SOUTH STREET by David Bradley


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This is unquestionably a young man's novel (David Bradley is 23) and the romance is as thick as the humidity on a hot summer's day in Philadelphia. You may smile from time to time at his protagonist--Adlai Stevenson Brown, sensitive poet, melancholic drunk, tender lover of whores and his fellow man--but then this is also a precocious achievement displaying an acute power of observation. Opening out there's a dedicatory poem to ""South Street""--the garbage, hunger, stench, hatred. It's not awfully good, but the novel fleshes out its ideas with a network of hustlers much larger than any pity you might initially feel. Most of them hang out at a dive called Lightnin' Ed's--Jake the wino, Big Betsy the superannuated whore, Rayburn the janitor whose wife runs off with a smalltime pimp/gangster, and even the Reverend who learns that bars are a more humane institution than his bunko Word of Life church. Their barfly repartee is a damn sight more entertaining than any TV talk show we've seen in a long time. Then there's Brown, the interloper with a college education that's the ticket to cross the river back to his suburban Oreo any time he gets tired of ""Slot Machine 'Nessa"" who's been doing it for small change since the age of fifteen and only becomes orgasmic with Brown. Of course he leaves--wouldn't you? And the result is a surprising, well-turned, sympathetic novel that will be read for some time to come.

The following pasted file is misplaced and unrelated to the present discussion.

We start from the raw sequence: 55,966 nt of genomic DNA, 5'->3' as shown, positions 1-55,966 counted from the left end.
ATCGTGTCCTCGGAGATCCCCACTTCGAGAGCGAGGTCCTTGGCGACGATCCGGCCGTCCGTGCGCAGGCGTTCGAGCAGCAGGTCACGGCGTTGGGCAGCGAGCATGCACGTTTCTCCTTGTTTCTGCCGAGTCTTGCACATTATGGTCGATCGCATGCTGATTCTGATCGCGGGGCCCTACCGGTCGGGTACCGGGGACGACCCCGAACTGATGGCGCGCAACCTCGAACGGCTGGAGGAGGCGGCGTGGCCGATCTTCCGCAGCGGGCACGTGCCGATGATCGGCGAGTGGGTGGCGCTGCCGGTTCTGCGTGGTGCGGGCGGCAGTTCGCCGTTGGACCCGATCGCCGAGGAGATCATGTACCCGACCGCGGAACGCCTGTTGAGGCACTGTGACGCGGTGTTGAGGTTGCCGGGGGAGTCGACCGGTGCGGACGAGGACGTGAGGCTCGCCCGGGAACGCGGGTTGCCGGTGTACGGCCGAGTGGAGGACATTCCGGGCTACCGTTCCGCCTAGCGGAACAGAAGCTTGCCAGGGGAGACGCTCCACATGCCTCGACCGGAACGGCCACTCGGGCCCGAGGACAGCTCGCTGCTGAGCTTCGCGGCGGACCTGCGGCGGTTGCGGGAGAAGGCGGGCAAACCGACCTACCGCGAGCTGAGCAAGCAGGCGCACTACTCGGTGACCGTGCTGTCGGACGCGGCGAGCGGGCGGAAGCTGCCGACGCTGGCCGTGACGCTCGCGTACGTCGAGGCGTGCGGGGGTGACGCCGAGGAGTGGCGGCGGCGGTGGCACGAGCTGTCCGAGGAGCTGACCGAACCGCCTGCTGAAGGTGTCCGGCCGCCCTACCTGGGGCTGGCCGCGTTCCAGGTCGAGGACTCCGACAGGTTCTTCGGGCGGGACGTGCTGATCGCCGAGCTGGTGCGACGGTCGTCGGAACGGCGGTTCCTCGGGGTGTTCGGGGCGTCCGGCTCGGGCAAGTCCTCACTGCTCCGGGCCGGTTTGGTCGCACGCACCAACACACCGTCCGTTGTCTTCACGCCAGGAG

Pub Date: Sept. 3rd, 1975
Publisher: Grossman/Viking